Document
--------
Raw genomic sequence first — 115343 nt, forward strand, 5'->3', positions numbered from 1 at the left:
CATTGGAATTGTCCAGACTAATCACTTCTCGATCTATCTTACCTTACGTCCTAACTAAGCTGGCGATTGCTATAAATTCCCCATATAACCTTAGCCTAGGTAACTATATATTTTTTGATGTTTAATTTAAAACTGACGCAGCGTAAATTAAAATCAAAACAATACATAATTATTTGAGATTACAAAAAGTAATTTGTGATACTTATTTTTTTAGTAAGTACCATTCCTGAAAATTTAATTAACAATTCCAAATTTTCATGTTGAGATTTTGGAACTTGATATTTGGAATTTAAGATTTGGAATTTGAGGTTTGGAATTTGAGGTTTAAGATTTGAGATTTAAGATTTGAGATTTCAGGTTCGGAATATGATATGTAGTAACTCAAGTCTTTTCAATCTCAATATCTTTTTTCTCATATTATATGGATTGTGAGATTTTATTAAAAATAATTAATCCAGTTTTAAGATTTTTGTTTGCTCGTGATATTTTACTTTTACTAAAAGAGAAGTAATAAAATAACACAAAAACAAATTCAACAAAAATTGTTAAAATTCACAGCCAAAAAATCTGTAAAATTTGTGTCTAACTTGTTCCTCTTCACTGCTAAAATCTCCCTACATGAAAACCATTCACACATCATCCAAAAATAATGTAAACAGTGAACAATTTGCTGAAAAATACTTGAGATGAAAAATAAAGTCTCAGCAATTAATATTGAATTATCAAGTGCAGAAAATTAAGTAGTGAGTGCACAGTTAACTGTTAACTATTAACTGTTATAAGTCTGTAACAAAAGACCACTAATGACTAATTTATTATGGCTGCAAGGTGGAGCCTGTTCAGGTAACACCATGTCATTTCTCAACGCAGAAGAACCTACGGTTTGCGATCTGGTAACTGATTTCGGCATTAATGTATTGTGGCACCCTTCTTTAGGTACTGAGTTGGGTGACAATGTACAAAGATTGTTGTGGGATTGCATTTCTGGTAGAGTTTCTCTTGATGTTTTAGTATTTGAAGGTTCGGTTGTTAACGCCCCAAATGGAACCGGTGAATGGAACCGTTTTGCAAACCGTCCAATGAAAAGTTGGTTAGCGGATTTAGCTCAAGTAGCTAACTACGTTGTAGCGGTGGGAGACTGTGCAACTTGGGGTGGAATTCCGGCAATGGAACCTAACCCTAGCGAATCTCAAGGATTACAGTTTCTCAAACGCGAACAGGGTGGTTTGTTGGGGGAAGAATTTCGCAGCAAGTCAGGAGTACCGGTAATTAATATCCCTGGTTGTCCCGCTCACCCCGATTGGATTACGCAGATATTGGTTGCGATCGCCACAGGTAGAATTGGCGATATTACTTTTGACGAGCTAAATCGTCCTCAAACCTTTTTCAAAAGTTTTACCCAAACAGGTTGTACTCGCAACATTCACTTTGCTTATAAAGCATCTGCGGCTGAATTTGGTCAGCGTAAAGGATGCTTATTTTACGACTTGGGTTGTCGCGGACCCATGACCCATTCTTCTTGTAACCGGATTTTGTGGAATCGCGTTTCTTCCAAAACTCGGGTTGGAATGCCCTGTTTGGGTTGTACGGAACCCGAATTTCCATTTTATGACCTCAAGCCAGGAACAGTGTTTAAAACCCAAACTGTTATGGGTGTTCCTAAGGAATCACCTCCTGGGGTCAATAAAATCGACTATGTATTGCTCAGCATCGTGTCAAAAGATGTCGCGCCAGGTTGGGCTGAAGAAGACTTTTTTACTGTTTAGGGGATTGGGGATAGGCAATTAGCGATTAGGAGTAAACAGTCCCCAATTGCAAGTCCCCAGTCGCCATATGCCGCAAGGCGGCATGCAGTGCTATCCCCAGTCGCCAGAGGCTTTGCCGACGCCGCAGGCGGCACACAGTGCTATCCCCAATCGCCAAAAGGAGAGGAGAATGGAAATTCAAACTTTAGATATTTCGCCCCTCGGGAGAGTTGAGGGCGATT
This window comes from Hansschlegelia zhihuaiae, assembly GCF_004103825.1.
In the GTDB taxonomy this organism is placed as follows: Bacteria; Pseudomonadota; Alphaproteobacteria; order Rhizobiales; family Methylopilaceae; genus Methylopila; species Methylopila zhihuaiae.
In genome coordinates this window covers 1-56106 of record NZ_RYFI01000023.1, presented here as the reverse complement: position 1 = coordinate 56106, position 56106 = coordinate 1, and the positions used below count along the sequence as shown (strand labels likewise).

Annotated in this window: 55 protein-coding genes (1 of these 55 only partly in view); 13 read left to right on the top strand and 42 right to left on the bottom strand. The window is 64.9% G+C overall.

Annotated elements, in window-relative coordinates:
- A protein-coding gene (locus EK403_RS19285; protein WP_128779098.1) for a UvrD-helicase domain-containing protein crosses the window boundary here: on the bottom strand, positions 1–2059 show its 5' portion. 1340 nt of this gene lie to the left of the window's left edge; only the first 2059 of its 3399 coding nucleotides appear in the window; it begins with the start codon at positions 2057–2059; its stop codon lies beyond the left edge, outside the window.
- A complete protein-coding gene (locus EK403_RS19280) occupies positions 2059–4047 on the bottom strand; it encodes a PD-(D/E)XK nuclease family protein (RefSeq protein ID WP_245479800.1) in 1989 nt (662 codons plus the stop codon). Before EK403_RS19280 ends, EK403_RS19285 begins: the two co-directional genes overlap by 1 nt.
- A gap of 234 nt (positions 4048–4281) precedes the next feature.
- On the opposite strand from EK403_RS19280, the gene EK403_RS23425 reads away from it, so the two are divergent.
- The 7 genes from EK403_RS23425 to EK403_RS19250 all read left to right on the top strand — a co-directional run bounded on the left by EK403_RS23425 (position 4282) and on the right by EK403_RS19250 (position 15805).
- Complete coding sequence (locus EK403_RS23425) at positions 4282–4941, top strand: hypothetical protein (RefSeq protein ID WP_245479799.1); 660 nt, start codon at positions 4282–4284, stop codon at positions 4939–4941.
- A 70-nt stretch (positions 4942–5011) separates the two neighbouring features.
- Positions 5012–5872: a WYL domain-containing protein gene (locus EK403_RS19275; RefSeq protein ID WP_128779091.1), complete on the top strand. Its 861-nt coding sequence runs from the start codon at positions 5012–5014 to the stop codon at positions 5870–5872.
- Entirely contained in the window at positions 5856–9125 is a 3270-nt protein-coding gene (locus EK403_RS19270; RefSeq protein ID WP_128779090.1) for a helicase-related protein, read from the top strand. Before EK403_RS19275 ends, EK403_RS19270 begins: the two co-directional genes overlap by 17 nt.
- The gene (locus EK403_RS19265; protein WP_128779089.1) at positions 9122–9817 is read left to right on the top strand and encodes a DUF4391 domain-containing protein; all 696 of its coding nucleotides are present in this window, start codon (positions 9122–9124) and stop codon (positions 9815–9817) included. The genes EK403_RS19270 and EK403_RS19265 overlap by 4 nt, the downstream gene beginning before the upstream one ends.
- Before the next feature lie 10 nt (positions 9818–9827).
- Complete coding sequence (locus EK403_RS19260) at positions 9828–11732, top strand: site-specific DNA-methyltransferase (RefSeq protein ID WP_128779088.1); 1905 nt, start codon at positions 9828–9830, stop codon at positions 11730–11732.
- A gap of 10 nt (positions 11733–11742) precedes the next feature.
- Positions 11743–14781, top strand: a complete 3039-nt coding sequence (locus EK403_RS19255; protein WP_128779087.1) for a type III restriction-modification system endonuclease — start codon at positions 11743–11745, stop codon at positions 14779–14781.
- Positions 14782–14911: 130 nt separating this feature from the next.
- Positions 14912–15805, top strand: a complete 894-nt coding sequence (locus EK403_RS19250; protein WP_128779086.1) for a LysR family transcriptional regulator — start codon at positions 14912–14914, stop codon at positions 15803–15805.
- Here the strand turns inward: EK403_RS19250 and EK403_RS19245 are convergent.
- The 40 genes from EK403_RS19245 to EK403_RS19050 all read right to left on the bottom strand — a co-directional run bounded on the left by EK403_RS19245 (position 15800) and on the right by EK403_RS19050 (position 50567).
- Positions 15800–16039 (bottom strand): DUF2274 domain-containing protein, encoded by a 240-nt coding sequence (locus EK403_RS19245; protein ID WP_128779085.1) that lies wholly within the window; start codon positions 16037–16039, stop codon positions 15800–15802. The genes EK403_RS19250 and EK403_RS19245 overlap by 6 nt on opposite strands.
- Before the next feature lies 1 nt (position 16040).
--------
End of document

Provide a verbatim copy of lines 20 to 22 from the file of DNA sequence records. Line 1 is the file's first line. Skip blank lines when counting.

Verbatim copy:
- A gap of 10 nt (positions 11733–11742) precedes the next feature.
- Positions 11743–14781, top strand: a complete 3039-nt coding sequence (locus EK403_RS19255; protein WP_128779087.1) for a type III restriction-modification system endonuclease — start codon at positions 11743–11745, stop codon at positions 14779–14781.
- Positions 14782–14911: 130 nt separating this feature from the next.